How US Flight 1549 finally “Arrived” in Charlotte

us-airways-flight-1549(Image: El Engr, reproduced with permission)

When Captain Chesley B. Sullenberger successfully ditched an Airbus A320 airliner in the Hudson River on January 15, 2009, he not only saved the lives of all on-board, but cemented his place in aviation history. Minutes after US Airways Flight 1549 took off from New York’s LaGuardia Airport bound for Charlotte, North Carolina, it struck a flock of Canada Geese causing a complete lack of thrust in both engines. With little hope of reaching an airport, Captain Sullenberger performed what has been described as “the most successful ditching in aviation history” and the “Miracle on the Hudson“.

What was less widely reported outside the United States, however, was that following the crash investigation, the A320-214 aircraft was donated to the Carolinas Aviation Museum in Charlotte, where it finally arrived – by road – on June 11, 2011.

miracle-on-the-hudson

us-airways-flight-1549-transportation(Images:Greg L, cc-3.0El Engr, reproduced with permission)

The Airbus (registered N106US) was secured by the museum as a donation from Chartis Insurance. On June 4, 2011, the fuselage began its 7-day, 788-mile road trip to Charlotte from a secure storage facility at Kearny, New Jersey. The cost of the move was donated by Joseph Supor of J Supor & Son.

us-airways-flight-1549-moorestown-nj(Image: El Engr, reproduced with permission)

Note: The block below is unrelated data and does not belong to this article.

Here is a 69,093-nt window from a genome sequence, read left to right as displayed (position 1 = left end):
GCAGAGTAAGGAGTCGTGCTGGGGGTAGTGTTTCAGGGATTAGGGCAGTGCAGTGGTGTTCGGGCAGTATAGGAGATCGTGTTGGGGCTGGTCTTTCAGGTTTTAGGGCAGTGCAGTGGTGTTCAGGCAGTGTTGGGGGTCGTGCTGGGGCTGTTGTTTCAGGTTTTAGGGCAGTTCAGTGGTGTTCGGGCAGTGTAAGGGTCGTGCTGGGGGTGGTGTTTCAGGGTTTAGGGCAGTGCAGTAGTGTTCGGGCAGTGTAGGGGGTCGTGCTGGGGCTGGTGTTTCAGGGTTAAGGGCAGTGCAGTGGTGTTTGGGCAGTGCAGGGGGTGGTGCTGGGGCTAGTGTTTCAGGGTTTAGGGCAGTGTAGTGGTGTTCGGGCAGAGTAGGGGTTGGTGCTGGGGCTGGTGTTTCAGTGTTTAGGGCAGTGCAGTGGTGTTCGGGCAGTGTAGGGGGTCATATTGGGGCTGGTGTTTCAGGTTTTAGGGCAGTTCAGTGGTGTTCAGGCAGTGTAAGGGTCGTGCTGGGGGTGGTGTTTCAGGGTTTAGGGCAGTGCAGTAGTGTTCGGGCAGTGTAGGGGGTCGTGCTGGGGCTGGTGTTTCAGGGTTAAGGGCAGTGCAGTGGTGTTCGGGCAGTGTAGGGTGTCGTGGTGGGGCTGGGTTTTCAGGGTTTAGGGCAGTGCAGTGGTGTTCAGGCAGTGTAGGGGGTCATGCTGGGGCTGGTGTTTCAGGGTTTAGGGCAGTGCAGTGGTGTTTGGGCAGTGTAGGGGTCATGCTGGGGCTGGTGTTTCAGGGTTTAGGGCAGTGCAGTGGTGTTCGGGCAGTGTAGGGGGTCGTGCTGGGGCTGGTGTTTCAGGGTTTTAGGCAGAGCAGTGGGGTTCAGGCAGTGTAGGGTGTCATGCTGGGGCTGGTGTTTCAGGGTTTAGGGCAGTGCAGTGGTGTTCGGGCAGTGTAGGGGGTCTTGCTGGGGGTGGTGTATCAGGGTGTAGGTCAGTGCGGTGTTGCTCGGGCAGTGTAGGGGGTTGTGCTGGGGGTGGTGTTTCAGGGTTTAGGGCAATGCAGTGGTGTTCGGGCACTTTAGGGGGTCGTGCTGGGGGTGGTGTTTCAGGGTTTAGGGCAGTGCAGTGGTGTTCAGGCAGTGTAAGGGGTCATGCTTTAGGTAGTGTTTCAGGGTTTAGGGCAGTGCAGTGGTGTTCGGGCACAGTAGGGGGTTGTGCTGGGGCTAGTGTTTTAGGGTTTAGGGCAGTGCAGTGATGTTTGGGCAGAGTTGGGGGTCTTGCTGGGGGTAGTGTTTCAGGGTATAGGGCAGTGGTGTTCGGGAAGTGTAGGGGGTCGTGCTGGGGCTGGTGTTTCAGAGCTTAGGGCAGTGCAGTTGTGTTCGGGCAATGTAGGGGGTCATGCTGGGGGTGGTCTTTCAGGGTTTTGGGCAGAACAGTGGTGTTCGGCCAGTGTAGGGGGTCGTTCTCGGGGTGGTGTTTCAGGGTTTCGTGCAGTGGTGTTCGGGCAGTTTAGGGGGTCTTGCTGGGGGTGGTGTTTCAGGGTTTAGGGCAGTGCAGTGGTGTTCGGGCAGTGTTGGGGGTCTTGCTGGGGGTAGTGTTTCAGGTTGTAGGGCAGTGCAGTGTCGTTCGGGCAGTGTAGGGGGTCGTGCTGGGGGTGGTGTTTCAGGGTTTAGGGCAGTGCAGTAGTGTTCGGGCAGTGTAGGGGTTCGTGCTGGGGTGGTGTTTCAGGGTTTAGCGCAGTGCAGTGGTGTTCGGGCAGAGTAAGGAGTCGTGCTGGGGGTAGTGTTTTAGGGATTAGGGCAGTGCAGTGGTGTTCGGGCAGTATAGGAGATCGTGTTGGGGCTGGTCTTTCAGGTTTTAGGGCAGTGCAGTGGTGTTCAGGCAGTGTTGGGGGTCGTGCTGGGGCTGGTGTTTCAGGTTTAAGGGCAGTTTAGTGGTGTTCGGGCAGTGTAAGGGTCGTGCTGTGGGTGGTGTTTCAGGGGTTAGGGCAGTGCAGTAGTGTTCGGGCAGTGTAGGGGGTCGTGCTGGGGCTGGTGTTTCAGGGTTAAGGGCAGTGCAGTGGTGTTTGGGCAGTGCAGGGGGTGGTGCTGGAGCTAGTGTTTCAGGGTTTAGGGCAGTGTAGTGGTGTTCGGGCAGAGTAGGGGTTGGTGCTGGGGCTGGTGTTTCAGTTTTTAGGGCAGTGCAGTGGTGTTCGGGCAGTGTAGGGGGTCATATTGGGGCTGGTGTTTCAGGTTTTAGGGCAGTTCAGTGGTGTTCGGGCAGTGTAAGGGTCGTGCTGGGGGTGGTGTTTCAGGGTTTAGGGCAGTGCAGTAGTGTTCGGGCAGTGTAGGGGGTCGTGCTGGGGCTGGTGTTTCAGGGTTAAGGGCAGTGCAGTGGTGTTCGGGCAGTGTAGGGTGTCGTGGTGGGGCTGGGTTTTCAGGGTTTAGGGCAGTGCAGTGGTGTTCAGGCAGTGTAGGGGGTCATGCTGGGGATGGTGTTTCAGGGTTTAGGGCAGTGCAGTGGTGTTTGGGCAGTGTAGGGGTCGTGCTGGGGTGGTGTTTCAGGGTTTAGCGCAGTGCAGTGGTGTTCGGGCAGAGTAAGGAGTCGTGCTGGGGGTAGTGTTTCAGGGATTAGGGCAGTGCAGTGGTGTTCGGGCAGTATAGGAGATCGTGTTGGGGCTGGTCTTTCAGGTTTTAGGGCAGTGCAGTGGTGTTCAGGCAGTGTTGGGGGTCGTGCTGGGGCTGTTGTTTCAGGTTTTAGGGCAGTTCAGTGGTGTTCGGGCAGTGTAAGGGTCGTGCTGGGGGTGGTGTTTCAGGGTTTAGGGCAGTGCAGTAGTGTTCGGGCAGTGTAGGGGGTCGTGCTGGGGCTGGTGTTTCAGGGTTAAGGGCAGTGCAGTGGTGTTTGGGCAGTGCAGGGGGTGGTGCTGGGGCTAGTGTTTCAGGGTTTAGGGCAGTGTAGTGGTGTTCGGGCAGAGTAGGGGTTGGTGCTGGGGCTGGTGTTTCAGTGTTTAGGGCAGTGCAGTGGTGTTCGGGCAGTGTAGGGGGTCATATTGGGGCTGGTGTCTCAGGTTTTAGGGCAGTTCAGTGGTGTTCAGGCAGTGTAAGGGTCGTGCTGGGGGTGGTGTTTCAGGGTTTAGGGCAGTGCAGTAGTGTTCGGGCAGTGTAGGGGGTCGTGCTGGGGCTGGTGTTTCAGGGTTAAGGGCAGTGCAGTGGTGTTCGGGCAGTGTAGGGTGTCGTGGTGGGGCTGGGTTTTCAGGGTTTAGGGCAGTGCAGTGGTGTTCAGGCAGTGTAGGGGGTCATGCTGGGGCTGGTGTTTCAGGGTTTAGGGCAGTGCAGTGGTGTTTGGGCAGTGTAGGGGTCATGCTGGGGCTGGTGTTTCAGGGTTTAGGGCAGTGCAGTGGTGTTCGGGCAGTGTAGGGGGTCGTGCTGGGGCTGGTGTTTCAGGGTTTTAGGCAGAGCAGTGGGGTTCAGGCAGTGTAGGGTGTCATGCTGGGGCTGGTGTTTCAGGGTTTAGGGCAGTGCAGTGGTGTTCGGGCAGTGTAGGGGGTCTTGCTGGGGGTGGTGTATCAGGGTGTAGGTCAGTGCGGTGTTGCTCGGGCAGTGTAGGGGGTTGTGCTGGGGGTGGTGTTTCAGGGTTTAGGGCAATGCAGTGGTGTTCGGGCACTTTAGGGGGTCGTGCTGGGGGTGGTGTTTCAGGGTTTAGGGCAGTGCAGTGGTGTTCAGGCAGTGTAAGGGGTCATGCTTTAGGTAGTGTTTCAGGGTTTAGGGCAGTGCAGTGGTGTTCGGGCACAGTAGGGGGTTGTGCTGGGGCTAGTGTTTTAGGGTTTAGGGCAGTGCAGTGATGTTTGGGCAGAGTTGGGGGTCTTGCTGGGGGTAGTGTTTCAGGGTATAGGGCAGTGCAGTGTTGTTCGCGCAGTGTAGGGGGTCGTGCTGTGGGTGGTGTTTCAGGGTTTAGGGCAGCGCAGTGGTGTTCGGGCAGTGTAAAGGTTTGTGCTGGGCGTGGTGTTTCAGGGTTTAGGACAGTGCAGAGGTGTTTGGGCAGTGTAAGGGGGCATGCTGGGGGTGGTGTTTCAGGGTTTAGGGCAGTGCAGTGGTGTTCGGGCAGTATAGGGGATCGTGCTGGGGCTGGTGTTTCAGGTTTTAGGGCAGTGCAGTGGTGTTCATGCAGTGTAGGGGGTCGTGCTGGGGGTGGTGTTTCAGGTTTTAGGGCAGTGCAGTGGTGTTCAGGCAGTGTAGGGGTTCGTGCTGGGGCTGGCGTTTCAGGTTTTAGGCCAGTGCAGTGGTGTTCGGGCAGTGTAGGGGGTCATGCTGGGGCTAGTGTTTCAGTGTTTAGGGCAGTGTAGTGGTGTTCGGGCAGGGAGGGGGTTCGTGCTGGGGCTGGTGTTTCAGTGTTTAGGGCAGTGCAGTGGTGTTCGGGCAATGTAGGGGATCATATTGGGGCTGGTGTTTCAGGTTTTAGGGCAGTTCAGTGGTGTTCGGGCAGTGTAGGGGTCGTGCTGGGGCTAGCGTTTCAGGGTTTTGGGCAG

Unlike its ill-fated flight three years earlier, this journey was uneventful – other than one right turn in Moorestown, New Jersey, which took over an hour to negotiate. Finally, on June 11, 2011, the Carolinas Aviation Museum commemorated the “arrival” of Flight 1549 to Charlotte. All 155 passengers were invited to the event. Captain Sullenberger delivered the keynote.

us-airways-flight-1549-damage(Image: RadioFan, cc-sa-3.0)

A fundraiser on November 18 saw “Sully” once again enter the A320. Meanwhile, on January 15, 2012, 52 passengers took-up their assigned seats on the aircraft, together with air traffic controller Patrick Harten.

The engines, which had been stored near Cincinnati, were eventually released to the museum in June 2012. As a result, conservation efforts got underway to display the aircraft in the same configuration it was in when pulled from the Hudson three years earlier.

us-airways-flight-1549-airbus-a320(Images: Spyropk; RadioFancc-sa-3.0)

Airbus A320-214 N106US was delivered to US Airways in August 1999, registered to Wells Fargo Bank Northwest, NA (owner/lessor) with AIG as lead insurer. At the time of the crash, the 9-year-old aircraft had logged 16,299 flights totaling 25,241.08 flight hours.

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  • http://www.facebook.com/people/Dave-Brough/538647763 Dave Brough

    Sully didn’t ‘save’ anyone. He was a third-rate pilot who allowed himself to be distracted by “the beautiful view” and then, after frittering away precious time and options – which included returning to LGA (proven do-able by the NTSB) – placed himself and 154 others in danger by splashing into a freezing filthy river. The man did every conceivable thing wrong. The ‘saving’ part was performed by the NY Ferry service. Time for the truth.

 
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